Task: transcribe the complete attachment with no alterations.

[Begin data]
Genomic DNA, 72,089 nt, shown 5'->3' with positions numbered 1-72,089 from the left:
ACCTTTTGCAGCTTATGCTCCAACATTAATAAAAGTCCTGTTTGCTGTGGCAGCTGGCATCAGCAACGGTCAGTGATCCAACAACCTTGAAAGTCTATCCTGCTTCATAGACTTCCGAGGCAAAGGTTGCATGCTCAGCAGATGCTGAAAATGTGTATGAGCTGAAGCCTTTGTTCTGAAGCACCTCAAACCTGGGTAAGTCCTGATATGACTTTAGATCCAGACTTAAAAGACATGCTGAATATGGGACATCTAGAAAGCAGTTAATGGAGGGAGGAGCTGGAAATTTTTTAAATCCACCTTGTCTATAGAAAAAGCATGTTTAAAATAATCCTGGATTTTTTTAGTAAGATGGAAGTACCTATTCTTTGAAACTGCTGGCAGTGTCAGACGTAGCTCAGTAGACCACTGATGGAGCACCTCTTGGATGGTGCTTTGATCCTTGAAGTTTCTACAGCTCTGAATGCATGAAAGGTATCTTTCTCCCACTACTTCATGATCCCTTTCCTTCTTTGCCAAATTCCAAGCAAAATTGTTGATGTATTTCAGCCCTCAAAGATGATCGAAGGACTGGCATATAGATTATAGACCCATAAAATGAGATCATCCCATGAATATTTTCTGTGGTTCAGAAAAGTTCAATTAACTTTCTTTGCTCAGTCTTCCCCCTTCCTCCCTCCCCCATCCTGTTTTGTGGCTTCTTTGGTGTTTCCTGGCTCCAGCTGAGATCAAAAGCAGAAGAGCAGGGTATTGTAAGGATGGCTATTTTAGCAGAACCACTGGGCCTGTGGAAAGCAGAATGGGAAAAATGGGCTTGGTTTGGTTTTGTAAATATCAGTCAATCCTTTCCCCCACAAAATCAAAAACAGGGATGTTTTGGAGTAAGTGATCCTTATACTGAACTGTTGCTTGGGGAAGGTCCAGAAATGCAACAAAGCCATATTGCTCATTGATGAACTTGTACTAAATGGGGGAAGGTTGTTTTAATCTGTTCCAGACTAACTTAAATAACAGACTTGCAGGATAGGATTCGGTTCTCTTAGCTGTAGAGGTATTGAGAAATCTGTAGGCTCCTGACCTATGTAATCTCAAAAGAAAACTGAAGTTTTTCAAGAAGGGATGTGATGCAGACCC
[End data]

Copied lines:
Genomic DNA, 72,089 nt, shown 5'->3' with positions numbered 1-72,089 from the left:
ACCTTTTGCAGCTTATGCTCCAACATTAATAAAAGTCCTGTTTGCTGTGGCAGCTGGCATCAGCAACGGTCAGTGATCCAACAACCTTGAAAGTCTATCCTGCTTCATAGACTTCCGAGGCAAAGGTTGCATGCTCAGCAGATGCTGAAAATGTGTATGAGCTGAAGCCTTTGTTCTGAAGCACCTCAAACCTGGGTAAGTCCTGATATGACTTTAGATCCAGACTTAAAAGACATGCTGAATATGGGACATCTAGAAAGCAGTTAATGGAGGGAGGAGCTGGAAATTTTTTAAATCCACCTTGTCTATAGAAAAAGCATGTTTAAAATAATCCTGGATTTTTTTAGTAAGATGGAAGTACCTATTCTTTGAAACTGCTGGCAGTGTCAGACGTAGCTCAGTAGACCACTGATGGAGCACCTCTTGGATGGTGCTTTGATCCTTGAAGTTTCTACAGCTCTGAATGCATGAAAGGTATCTTTCTCCCACTACTTCATGATCCCTTTCCTTCTTTGCCAAATTCCAAGCAAAATTGTTGATGTATTTCAGCCCTCAAAGATGATCGAAGGACTGGCATATAGATTATAGACCCATAAAATGAGATCATCCCATGAATATTTTCTGTGGTTCAGAAAAGTTCAATTAACTTTCTTTGCTCAGTCTTCCCCCTTCCTCCCTCCCCCATCCTGTTTTGTGGCTTCTTTGGTGTTTCCTGGCTCCAGCTGAGATCAAAAGCAGAAGAGCAGGGTATTGTAAGGATGGCTATTTTAGCAGAACCACTGGGCCTGTGGAAAGCAGAATGGGAAAAATGGGCTTGGTTTGGTTTTGTAAATATCAGTCAATCCTTTCCCCCACAAAATCAAAAACAGGGATGTTTTGGAGTAAGTGATCCTTATACTGAACTGTTGCTTGGGGAAGGTCCAGAAATGCAACAAAGCCATATTGCTCATTGATGAACTTGTACTAAATGGGGGAAGGTTGTTTTAATCTGTTCCAGACTAACTTAAATAACAGACTTGCAGGATAGGATTCGGTTCTCTTAGCTGTAGAGGTATTGAGAAATCTGTAGGCTCCTGACCTATGTAATCTCAAAAGAAAACTGAAGTTTTTCAAGAAGGGATGTGATGCAGACCC